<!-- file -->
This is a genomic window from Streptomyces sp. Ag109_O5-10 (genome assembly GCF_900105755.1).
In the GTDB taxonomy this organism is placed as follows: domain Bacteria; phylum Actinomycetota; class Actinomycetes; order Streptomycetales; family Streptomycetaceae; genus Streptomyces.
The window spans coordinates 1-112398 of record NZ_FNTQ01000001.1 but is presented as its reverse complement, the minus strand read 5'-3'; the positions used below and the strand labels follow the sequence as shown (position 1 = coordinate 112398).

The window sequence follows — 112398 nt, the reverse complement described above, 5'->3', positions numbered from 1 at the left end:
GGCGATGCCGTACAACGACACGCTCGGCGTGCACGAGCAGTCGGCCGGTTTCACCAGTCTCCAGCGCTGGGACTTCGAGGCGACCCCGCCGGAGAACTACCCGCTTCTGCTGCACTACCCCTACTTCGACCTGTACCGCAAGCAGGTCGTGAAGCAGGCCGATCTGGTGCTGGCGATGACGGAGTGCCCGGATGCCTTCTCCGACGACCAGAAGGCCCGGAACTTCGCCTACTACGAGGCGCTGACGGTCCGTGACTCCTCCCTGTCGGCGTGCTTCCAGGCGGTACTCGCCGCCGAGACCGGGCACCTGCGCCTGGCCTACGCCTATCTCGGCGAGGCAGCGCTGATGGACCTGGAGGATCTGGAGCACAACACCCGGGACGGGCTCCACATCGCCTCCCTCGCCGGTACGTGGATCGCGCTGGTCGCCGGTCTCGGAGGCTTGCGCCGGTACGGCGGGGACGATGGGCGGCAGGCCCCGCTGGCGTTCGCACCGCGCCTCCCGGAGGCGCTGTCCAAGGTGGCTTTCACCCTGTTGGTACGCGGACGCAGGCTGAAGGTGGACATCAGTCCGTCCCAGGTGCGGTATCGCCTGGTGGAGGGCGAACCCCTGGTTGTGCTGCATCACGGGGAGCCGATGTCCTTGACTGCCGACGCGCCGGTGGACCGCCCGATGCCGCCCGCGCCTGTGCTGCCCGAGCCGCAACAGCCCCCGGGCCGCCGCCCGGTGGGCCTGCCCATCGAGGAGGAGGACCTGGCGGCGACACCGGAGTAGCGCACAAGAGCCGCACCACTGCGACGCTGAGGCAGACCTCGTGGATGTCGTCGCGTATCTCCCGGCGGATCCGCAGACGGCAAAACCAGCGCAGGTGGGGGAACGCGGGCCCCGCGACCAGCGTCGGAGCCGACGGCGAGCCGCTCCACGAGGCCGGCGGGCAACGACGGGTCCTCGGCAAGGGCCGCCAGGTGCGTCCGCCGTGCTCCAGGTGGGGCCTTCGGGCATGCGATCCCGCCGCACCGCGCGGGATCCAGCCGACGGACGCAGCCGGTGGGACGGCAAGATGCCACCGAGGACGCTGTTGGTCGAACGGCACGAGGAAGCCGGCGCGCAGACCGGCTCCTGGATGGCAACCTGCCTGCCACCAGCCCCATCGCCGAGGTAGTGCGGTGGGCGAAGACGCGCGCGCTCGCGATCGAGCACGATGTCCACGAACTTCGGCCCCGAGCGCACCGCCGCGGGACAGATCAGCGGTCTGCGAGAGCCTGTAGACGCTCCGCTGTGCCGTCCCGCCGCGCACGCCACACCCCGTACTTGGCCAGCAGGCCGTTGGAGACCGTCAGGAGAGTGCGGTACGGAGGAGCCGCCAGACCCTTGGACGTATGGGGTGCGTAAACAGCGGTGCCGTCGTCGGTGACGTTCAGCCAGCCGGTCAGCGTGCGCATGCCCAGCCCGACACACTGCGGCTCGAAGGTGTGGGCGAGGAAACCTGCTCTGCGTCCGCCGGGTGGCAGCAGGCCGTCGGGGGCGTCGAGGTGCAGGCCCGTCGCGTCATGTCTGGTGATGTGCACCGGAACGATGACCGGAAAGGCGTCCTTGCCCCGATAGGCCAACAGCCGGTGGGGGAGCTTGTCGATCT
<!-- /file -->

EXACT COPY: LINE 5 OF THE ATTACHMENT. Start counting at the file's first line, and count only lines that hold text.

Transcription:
GGCGATGCCGTACAACGACACGCTCGGCGTGCACGAGCAGTCGGCCGGTTTCACCAGTCTCCAGCGCTGGGACTTCGAGGCGACCCCGCCGGAGAACTACCCGCTTCTGCTGCACTACCCCTACTTCGACCTGTACCGCAAGCAGGTCGTGAAGCAGGCCGATCTGGTGCTGGCGATGACGGAGTGCCCGGATGCCTTCTCCGACGACCAGAAGGCCCGGAACTTCGCCTACTACGAGGCGCTGACGGTCCGTGACTCCTCCCTGTCGGCGTGCTTCCAGGCGGTACTCGCCGCCGAGACCGGGCACCTGCGCCTGGCCTACGCCTATCTCGGCGAGGCAGCGCTGATGGACCTGGAGGATCTGGAGCACAACACCCGGGACGGGCTCCACATCGCCTCCCTCGCCGGTACGTGGATCGCGCTGGTCGCCGGTCTCGGAGGCTTGCGCCGGTACGGCGGGGACGATGGGCGGCAGGCCCCGCTGGCGTTCGCACCGCGCCTCCCGGAGGCGCTGTCCAAGGTGGCTTTCACCCTGTTGGTACGCGGACGCAGGCTGAAGGTGGACATCAGTCCGTCCCAGGTGCGGTATCGCCTGGTGGAGGGCGAACCCCTGGTTGTGCTGCATCACGGGGAGCCGATGTCCTTGACTGCCGACGCGCCGGTGGACCGCCCGATGCCGCCCGCGCCTGTGCTGCCCGAGCCGCAACAGCCCCCGGGCCGCCGCCCGGTGGGCCTGCCCATCGAGGAGGAGGACCTGGCGGCGACACCGGAGTAGCGCACAAGAGCCGCACCACTGCGACGCTGAGGCAGACCTCGTGGATGTCGTCGCGTATCTCCCGGCGGATCCGCAGACGGCAAAACCAGCGCAGGTGGGGGAACGCGGGCCCCGCGACCAGCGTCGGAGCCGACGGCGAGCCGCTCCACGAGGCCGGCGGGCAACGACGGGTCCTCGGCAAGGGCCGCCAGGTGCGTCCGCCGTGCTCCAGGTGGGGCCTTCGGGCATGCGATCCCGCCGCACCGCGCGGGATCCAGCCGACGGACGCAGCCGGTGGGACGGCAAGATGCCACCGAGGACGCTGTTGGTCGAACGGCACGAGGAAGCCGGCGCGCAGACCGGCTCCTGGATGGCAACCTGCCTGCCACCAGCCCCATCGCCGAGGTAGTGCGGTGGGCGAAGACGCGCGCGCTCGCGATCGAGCACGATGTCCACGAACTTCGGCCCCGAGCGCACCGCCGCGGGACAGATCAGCGGTCTGCGAGAGCCTGTAGACGCTCCGCTGTGCCGTCCCGCCGCGCACGCCACACCCCGTACTTGGCCAGCAGGCCGTTGGAGACCGTCAGGAGAGTGCGGTACGGAGGAGCCGCCAGACCCTTGGACGTATGGGGTGCGTAAACAGCGGTGCCGTCGTCGGTGACGTTCAGCCAGCCGGTCAGCGTGCGCATGCCCAGCCCGACACACTGCGGCTCGAAGGTGTGGGCGAGGAAACCTGCTCTGCGTCCGCCGGGTGGCAGCAGGCCGTCGGGGGCGTCGAGGTGCAGGCCCGTCGCGTCATGTCTGGTGATGTGCACCGGAACGATGACCGGAAAGGCGTCCTTGCCCCGATAGGCCAACAGCCGGTGGGGGAGCTTGTCGATCT